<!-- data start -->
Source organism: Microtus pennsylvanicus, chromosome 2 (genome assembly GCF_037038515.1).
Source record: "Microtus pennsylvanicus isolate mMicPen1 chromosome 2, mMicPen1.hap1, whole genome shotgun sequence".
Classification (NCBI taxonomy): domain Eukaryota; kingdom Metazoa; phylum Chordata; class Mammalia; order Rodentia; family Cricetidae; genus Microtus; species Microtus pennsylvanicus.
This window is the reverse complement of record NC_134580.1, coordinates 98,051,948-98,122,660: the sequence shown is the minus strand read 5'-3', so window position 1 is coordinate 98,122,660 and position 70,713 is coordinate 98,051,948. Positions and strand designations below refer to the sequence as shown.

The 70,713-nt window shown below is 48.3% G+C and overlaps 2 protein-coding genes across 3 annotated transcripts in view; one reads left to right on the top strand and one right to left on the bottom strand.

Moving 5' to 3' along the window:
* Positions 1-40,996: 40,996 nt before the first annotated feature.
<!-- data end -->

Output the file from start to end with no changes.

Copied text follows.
Source organism: Microtus pennsylvanicus, chromosome 2 (genome assembly GCF_037038515.1).
Source record: "Microtus pennsylvanicus isolate mMicPen1 chromosome 2, mMicPen1.hap1, whole genome shotgun sequence".
Classification (NCBI taxonomy): domain Eukaryota; kingdom Metazoa; phylum Chordata; class Mammalia; order Rodentia; family Cricetidae; genus Microtus; species Microtus pennsylvanicus.
This window is the reverse complement of record NC_134580.1, coordinates 98,051,948-98,122,660: the sequence shown is the minus strand read 5'-3', so window position 1 is coordinate 98,122,660 and position 70,713 is coordinate 98,051,948. Positions and strand designations below refer to the sequence as shown.

The 70,713-nt window shown below is 48.3% G+C and overlaps 2 protein-coding genes across 3 annotated transcripts in view; one reads left to right on the top strand and one right to left on the bottom strand.

Moving 5' to 3' along the window:
* Positions 1-40,996: 40,996 nt before the first annotated feature.